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Never-ending casino games
26
Feb
Never-ending casino games

 

The story about wandering drinkers from the previous article ('Why watch pub crawlers?') is an amusing illustration of the random motion mathematical phenomenon. It is not surprising, however, that the motion of the drunk people has worried others less than the movement of capitals. Historically, the probability theory started with financial problems. For example, in 1650s Blaise Pascal and Christiaan Huygens were trying to predict the moment of casino game ending. The problem can be described in many ways, and we have chosen the most paradoxical.

In casino, a player buys M chips, each of them costs one dollar. The money he pays for the chips is his payment for the participation in the game. Once per minute the dealer flips a coin. If the coin falls tails-up, the dealer takes one of the player’s chips. Otherwise, he gives one chip to the player. The number of casino’s chips is unlimited, so it cannot go bankrupt. The player, in his turn, can. The game continues until the player loses all of his chips, which means he cannot win anything. Until the game ends, the player can eat, drink, chat with other players or entertain himself in any other way for free, at the expense of the casino.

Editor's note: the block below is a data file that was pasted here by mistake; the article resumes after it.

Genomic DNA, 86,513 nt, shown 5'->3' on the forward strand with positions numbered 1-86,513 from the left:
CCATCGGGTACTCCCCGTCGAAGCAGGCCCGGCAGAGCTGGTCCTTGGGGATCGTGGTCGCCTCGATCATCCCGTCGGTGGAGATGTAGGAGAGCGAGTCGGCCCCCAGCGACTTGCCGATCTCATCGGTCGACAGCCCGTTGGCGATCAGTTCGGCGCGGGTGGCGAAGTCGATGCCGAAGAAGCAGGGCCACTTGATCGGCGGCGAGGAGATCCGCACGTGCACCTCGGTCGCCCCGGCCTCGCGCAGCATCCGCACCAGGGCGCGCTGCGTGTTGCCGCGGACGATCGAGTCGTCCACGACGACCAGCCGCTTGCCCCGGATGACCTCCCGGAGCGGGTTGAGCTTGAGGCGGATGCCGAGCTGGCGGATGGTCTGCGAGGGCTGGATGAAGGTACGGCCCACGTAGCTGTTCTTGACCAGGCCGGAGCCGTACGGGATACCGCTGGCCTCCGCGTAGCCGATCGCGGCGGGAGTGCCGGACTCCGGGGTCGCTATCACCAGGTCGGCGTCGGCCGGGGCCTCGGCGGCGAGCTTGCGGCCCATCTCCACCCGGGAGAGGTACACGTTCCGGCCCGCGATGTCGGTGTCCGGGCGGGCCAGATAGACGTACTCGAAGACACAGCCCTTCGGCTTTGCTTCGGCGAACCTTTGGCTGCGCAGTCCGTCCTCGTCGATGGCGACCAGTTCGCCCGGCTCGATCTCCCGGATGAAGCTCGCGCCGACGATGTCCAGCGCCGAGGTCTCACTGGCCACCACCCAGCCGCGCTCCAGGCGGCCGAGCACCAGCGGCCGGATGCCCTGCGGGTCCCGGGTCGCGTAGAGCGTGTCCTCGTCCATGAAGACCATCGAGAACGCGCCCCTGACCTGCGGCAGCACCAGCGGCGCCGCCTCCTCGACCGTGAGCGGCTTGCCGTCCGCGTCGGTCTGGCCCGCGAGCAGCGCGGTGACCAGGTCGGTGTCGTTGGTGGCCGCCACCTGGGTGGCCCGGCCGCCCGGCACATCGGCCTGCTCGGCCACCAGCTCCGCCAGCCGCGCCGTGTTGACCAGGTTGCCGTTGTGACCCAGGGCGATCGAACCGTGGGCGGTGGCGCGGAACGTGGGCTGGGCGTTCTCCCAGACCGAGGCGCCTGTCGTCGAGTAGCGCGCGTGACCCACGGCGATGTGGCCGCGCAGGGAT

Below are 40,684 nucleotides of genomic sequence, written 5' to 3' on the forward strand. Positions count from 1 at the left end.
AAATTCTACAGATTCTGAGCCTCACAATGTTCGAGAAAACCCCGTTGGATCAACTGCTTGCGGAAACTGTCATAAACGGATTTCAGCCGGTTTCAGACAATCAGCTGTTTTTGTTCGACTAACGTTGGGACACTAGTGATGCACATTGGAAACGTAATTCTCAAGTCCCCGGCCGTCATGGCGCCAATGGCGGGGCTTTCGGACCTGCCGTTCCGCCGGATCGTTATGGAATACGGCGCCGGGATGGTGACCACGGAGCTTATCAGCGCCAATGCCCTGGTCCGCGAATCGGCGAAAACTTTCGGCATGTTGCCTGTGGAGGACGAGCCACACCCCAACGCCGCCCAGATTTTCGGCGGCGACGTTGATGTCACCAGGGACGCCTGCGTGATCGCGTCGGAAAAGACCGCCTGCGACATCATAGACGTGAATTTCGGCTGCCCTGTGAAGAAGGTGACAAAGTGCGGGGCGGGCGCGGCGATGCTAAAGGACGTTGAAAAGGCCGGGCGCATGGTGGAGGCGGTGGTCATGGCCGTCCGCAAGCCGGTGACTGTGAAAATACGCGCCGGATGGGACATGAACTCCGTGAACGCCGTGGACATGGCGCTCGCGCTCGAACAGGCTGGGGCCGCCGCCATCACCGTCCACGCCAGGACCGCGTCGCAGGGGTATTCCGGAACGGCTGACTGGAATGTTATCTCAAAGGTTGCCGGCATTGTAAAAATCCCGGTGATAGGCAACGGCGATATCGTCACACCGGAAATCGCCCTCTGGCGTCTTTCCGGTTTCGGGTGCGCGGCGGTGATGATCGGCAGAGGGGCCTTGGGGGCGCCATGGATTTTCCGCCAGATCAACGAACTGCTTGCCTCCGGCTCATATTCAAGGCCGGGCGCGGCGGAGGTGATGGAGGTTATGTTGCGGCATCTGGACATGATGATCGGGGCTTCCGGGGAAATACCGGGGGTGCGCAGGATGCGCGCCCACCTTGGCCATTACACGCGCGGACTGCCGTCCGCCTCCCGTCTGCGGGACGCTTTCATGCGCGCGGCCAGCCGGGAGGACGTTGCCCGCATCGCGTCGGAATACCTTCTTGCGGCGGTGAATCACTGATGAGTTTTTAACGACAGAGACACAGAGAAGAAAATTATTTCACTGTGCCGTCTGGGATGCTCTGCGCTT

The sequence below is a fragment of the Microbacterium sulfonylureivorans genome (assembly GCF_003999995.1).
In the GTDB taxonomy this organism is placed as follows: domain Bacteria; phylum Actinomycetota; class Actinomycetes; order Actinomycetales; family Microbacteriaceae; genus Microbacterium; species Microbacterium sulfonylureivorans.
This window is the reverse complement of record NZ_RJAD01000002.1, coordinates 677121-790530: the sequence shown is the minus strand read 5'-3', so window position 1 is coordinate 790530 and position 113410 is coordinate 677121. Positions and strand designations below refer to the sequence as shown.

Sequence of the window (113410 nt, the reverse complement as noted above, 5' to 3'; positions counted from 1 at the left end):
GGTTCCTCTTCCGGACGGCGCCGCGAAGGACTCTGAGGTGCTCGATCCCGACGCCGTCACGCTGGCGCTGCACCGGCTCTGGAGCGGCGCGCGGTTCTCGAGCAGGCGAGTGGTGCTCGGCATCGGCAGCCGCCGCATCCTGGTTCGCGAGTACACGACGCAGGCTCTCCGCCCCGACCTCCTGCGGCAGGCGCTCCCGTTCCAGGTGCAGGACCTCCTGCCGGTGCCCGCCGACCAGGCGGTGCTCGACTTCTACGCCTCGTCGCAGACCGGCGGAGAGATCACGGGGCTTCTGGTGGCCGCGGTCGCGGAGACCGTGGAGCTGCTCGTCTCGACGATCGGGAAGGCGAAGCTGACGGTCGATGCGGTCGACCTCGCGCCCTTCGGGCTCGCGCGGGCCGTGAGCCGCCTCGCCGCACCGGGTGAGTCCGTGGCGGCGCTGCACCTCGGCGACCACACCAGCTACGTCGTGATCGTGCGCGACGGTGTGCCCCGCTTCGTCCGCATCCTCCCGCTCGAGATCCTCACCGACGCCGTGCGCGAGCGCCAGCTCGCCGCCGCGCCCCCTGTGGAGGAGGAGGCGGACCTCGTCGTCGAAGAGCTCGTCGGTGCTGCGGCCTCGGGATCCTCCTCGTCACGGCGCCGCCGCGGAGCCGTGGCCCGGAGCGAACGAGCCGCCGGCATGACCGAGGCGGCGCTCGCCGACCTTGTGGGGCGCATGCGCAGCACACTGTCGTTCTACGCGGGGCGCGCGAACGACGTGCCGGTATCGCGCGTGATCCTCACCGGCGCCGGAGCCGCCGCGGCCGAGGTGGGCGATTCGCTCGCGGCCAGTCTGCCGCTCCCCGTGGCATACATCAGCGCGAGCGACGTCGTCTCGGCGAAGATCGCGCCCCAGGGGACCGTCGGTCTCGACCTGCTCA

bar-hopping.jpg

Let’s ask four questions:

  • What is the probability that the game will end in N turns?
  • What is the median game time?
  • What is the average game time?
  • Is this game worth playing in the reality, and, if it is, what is the optimal ‘entrance fee’?

This problem is similar to the previous problem about the pub crawlers. One coin flip is comparable to one step made by the drinker. Getting or losing chips is similar to making steps back or forward, while losing all chips can be interpreted as returning to the bar. So, similarly, the probability of losing all chips decreases with the growth of the turns number N. So, Levy flights (anomalously long games) are also applicable to this case, too, which means, an average game will be endless. The only difference is that the player starts with M chips, not with zero, as in the case with the pub crawlers. So, the median game will be around M squared.

What does it mean in practice?

 

10,000 tramps play Old Harry with casinos

A pauper with one dollar enters the casino (M=1). The problem is now close to the previous case with pub crawlers. The median game time is one turn (the probability of losing everything at the first turn is ½), but the expected average is still infinity. What does it mean to the casino?

Say, there are 100, or 1,000, or even more paupers in the casino. Around a half of them will leave after the first turn, but the rest will stay — and pose a real threat to the casino’s well-being. Just like in the case with the pub crawlers, there will be a small portion of lucky visitors who will play for days, weeks and even years.